By Travis Gettys
CRESTVIEW HILLS - GOP Congressional candidate Geoff Davis responded to criticism Wednesday of not having deeper Kentucky roots.
During a speech before Thomas More College students, Davis told the crowd that he shared the values of Northern Kentucky.
But he bristled when asked if his opponent, Bracken County Democrat Nick Clooney, held an advantage because he was born and raised in Kentucky.
"I've lived here for 15 years, which is longer than most people live in one place," said Davis, who grew up in Pittsburgh but lives in Boone County.
"When I wasn't living here, I was serving my country, which I consider to be more community service than hosting (events)," Davis said.
Clooney and his family have a long and well-known history in Kentucky's 4th Congressional District. He and his sister Rosemary Clooney, the late singer and actress , were raised in Maysville. And Clooney raised his family, including his actor son George Clooney, in the Ohio River town of Augusta.
Through his nearly 40 years as a television news anchor, radio personality and newspaper columnist, Clooney says, he has hosted thousands of events throughout the district. And he often uses his Kentucky upbringing in his campaign speeches.
"Everything I believe I learned right here in the 4th District," Clooney said during an Aug. 10 joint appearance with Davis at a forum sponsored by the Kentucky Farm Bureau.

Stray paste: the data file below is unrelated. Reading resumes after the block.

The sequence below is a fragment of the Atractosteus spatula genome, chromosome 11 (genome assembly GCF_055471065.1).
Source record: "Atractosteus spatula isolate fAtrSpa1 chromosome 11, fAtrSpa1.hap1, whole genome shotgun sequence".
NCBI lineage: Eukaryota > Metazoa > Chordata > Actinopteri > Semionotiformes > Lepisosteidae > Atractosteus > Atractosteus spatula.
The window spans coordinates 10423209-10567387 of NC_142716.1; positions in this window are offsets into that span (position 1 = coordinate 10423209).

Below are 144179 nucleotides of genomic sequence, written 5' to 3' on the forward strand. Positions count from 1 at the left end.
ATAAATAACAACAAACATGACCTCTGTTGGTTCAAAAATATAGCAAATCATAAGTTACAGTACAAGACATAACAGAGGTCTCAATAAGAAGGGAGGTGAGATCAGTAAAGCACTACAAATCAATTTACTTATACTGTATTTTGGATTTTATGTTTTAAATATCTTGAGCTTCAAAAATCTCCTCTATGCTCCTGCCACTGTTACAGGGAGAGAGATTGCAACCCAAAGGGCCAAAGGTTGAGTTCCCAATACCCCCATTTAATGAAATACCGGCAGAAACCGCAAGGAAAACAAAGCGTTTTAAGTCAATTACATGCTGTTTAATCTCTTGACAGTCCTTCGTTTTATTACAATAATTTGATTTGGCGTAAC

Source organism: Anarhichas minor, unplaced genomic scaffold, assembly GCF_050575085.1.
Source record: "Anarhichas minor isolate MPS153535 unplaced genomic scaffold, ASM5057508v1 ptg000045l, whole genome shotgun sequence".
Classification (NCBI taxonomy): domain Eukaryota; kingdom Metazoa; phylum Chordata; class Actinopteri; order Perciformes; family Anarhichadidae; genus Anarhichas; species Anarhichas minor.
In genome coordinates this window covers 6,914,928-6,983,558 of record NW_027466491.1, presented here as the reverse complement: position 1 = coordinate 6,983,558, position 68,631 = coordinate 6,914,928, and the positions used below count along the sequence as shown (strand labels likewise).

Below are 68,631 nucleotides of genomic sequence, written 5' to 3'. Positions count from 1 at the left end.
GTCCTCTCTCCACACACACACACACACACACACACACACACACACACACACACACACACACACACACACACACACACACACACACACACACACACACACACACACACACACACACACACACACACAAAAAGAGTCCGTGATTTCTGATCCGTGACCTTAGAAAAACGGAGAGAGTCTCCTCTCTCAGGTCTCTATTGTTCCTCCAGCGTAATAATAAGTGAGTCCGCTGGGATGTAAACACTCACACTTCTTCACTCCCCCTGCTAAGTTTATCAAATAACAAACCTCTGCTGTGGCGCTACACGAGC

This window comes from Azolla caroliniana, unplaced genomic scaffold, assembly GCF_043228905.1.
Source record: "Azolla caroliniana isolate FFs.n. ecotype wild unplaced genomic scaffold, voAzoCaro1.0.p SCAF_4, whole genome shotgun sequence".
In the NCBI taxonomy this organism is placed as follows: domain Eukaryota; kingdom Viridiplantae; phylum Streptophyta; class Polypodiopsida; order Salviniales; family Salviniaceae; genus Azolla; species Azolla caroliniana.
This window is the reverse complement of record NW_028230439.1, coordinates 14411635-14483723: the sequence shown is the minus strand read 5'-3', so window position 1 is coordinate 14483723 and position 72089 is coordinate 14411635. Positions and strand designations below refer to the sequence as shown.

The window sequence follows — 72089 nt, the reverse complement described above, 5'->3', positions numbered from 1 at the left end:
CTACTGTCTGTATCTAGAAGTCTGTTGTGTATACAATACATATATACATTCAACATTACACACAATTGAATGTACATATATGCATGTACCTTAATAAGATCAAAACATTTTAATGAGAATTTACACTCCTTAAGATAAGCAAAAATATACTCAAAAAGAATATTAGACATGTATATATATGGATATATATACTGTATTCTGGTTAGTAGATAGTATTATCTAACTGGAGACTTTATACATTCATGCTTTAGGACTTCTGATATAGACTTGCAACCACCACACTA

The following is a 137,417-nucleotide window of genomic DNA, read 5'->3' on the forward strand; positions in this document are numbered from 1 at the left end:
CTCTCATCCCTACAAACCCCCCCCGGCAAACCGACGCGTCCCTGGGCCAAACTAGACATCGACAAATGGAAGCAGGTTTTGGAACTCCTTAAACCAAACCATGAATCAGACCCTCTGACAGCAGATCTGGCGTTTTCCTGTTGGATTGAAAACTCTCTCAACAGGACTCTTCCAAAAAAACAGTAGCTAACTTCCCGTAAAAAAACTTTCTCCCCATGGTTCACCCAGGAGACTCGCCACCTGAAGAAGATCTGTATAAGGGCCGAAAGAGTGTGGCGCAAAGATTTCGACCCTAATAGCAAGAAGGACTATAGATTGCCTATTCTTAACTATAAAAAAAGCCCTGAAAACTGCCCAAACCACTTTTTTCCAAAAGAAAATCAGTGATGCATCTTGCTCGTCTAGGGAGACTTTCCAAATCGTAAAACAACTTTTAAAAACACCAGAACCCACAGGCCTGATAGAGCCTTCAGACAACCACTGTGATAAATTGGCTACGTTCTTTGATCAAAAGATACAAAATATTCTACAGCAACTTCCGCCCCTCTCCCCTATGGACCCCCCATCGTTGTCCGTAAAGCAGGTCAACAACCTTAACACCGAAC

Clooney is scheduled to speak Sept. 29 in the second installment of a "Meet the Candidates" series.
While Clooney has used his Kentucky roots on the campaign trail, Davis rarely fails to tout his military experience.
Congressional leaders cited his military background when approaching Davis about serving, if he's elected, on the House Armed Services Committee.
Davis, who studied Arabic in the Army and served in the Middle East, said he'd also be interested in the terrorism subcommittee. Clooney is also an Army veteran.
"The war on terror is the No. 1 issue for the future of our way of life," said Davis, who on Monday delivered a short speech during the morning session of the Republican National Convention in New York.
Davis encouraged students to vote in what he termed a "decisive" presidential election, with the winner having an opportunity to nominate as many as three justices to the U.S. Supreme Court and shape strategy in the war on terrorism.
"You live in one of the greatest generations in history - to be able to see real change," Davis said.
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